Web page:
# Is it possible to make a non-inverting amplifier with positive feedback?

The 'classic' non-inverting amplifier configuration uses negative feedback. What happens when the + and - terminals are switched? Based on my pencil-and-paper analysis and a Circuitlab simulation, it seems that the result is the same. Is this correct? Can we make a non-inverting amplifier with positive feedback?

Derivation for the positive feedback non-inverting amplifier: I assume that input impedance is infinite, output impedance is zero, and the output voltage is given by

$$V_{out} = A(V^{+} - V^{-})$$

Now using the voltage divider equation,

$$V^{+} = V_{out} \frac{R_b}{R_a+R_b}$$

and for the negative terminal, we have

$$V^{-} = V_{in}$$

Substituting into the equation for the output voltage,

$$V_{out} = A(V^{+} - V^{-}) = AV_{out} \frac{R_b}{R_a + R_b} - AV_{in}$$

$$V_{out}(1 - A \frac{R_b}{R_a + R_b}) = -AV_{in}$$

$$V_{out} = \frac{-AV_{in}}{1 - A \frac{R_b}{R_a + R_b}}$$

If the input frequency is relatively low, and both resistors are of a similar order of magnitude, then

$$A \frac{R_b}{R_a + R_b} >> 1$$

$$V_{out} \approx \frac{-AV_{in}}{ - A \frac{R_b}{R_a + R_b}} = V_{in} \frac{Ra + R_b}{R_b}$$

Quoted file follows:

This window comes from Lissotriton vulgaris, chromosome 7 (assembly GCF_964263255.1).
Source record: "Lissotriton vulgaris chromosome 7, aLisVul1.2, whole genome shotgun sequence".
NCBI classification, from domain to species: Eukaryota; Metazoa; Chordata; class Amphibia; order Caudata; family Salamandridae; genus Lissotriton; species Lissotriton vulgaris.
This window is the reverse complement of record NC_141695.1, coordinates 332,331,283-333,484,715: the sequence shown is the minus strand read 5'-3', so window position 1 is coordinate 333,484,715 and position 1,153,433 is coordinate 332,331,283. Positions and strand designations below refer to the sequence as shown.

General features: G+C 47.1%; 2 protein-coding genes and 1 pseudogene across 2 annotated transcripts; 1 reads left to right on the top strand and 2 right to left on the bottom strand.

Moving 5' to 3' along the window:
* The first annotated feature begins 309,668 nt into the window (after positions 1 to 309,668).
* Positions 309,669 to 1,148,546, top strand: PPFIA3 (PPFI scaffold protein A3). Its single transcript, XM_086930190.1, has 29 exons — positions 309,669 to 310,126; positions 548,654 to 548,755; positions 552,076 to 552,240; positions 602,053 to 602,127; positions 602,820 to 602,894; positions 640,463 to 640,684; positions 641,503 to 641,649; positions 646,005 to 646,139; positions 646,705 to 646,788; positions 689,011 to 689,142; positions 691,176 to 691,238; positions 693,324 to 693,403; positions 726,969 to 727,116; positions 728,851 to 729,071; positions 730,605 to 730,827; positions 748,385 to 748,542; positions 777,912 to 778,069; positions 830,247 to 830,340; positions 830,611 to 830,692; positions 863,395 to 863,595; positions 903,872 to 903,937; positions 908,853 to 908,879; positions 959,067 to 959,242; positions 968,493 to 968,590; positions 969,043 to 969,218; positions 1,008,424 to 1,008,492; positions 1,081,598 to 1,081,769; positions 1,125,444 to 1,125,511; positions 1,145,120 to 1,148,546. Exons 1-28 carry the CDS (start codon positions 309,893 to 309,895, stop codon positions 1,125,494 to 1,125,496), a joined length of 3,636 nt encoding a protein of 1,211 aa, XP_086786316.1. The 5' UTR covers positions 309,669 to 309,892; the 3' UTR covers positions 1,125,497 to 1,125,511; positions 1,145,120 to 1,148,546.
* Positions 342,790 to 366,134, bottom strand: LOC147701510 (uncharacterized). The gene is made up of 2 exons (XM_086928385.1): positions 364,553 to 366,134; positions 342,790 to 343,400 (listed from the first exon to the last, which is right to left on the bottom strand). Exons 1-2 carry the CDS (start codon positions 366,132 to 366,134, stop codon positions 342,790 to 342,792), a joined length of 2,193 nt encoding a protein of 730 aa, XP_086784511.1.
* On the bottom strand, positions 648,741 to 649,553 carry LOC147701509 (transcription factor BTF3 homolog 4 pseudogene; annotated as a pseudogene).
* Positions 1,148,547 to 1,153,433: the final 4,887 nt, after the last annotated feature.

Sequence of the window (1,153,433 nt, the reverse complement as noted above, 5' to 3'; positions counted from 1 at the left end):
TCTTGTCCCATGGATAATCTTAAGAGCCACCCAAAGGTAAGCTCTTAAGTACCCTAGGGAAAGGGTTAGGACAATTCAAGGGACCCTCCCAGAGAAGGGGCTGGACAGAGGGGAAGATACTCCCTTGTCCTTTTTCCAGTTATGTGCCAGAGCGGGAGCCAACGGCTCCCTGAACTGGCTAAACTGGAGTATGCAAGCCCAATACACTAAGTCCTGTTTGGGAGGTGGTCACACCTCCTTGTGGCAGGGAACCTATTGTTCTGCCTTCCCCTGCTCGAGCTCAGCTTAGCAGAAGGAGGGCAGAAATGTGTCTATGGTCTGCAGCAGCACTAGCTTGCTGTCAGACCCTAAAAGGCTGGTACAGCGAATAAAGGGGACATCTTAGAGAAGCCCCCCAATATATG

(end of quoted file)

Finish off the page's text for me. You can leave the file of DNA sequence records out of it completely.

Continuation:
Which is the formula commonly given for the output of the classic non-inverting amplifier. So is there any difference between these two circuits? If so, where does my analysis fail? What is a more accurate way of analyzing the positive feedback circuit presented below?

EDIT: As suggested by Jasen, the positive feedback circuit I posted is a Schmitt Trigger. The Wikipedia article on Schmitt Triggers explains it fairly well. It turns out that they key to analyzing it is to solve for the voltages at the input terminals and then treat the Op-Amp as a comparator. That is, find equations for V+ and V-, and then ask the question "When does V+ > V- hold?"

• You need to take into account the dynamics of the op-amp in order to do a stability analysis. See this pdf for an example – helloworld922 Nov 8 '15 at 6:04
• $V_+$ is equal to $V_-$ when there is a lot of gain in the op-amp and when there is negative feedback through passive components. the output continually adjusts itself to whatever value it needs to be for the voltage difference across $V_+$ and $V_-$ to be virtually zero. – robert bristow-johnson Nov 8 '15 at 6:39